A rough translation of “I made this” this appears on Michelangelo’s Pieta (Michelangelo Buonarri, Florentine, made this). Art mythology describes a scene of the Peita being installed with onlookers exclaiming they could not believe that anyone so young could have carved such a magnificent piece. Michelangelo, 24 at the time, overheard the remarks and responded with his famous signature. 
 
Last spring on Cleveland’s near west side a young artist was showing his work to friends and family. The question came, “WHO made this?” The response, “I did- I made this.”
 
For the endless hours put in by staff, volunteers, teaching artists, partner schools, board members- these moments present the payoff. Pride, ownership of one’s work, creativity and purpose.
 
Especially now, the human spirit in all of its complexity must be nourished and encouraged. Art House does this.
 
Kim Bissett
Board Member 

Intern’s Point of View: Maggie Halm

maggieWorking for Art House, Inc. over the course of 9 weeks has been a pleasure and a learning experience. It’s opened my eyes more to what working in a non profit arts organization in the Greater Cleveland area really entails, as well as shown me the many different avenues I can go down as an artist/teacher. Art House affords so many people in Cleveland the opportunity to teach the community various art skills, as well as gives the community the chance to learn these things that wouldn’t otherwise be available.

I’ve never worked for an institution full time before. It has been an interesting experience. I see the same people 5 days a week, 7 hours a day. Work on the same tasks every day, with some variation here and there. You find yourself becoming attached to where you sit and work, begin to have a routine of when you eat, when you have your turn with the only fork in Art House, and so on. I’ve grown close to my coworkers and more passionate about our mission to make art accessible to the community through instruction, encouragement, and facilities.

Being able to work on two different, consistent, projects throughout the summer has helped me gain insight on what I’m more interested in working with. At the beginning of the summer I thought I might like to work in the archives of some institution after being exposed to what that’s like through an internship I had in January in New Orleans, Louisiana. Now that I’m working more frequently, and in the same environment, I’m coming to realize that this may not be the area of study I want to continue my career path down. However, working on every aspect of this short promotional documentary has further proved to me that this is something I enjoy and want to continue doing. Working at Art House has even made me consider trying to become a teaching artist. So much so, that I’ve begun to teach techniques on my own time to children and families in my neighborhood. Being a part of this organization has made me so much more hopeful for my future, I realized there’s still so much for me to learn, and many different paths for me to take!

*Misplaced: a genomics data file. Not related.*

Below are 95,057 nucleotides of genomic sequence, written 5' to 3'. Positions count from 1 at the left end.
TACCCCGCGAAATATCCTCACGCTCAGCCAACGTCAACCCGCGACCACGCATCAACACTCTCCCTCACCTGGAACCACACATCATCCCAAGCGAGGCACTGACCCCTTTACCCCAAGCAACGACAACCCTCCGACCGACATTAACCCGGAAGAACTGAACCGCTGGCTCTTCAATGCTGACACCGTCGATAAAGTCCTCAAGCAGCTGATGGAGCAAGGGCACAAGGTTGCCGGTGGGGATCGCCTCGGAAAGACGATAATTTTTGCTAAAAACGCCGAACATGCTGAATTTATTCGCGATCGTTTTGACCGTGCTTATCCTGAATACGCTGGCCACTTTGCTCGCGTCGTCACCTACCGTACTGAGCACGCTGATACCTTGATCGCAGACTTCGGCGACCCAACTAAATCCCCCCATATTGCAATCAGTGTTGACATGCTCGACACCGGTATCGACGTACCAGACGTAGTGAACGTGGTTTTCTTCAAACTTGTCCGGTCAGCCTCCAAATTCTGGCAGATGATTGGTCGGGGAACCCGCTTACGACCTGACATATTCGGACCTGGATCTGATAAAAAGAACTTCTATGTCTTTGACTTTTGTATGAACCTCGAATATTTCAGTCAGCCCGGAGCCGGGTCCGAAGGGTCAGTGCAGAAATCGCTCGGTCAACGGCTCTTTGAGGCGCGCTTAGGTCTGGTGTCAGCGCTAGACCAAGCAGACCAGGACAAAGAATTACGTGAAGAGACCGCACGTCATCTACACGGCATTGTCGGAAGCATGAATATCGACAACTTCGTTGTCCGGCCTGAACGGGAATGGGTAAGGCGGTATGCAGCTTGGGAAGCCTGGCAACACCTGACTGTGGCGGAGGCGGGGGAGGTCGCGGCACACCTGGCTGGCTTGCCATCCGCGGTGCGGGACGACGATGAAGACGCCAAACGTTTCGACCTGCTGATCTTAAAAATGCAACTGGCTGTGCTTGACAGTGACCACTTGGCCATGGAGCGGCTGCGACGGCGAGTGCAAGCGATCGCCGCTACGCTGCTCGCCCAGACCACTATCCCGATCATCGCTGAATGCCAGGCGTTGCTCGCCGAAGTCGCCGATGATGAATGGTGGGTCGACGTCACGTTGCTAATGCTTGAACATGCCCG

Maggie Halm

Arts Intern

Art House, Inc. Summer Intern 

8.10.17

Artist’s Inventory Challenge 2017

 

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On July 8th, Art House hosted its second annual Inventory Challenge, attracting 16 artists from across the region.  The concept for the event is simple: artists use the organization’s inventory to create unique pieces which are then sold to benefit Art House.  While the creative juices flow, non-artists (like myself) are free to watch, talk to artists about their inspiration, and mingle.  Artists have 2 hours to create and then those works are put on sale and awards are distributed. 
 
This year’s winners were:
“Can’t Live Without it”: Angelica Pozo for her beautiful flowers made from just about everything
“Your Worst Nightmare”: Ryan Craycraft for his eerie book
“Most Alien”: Chris Dodson for his porcupine-like fish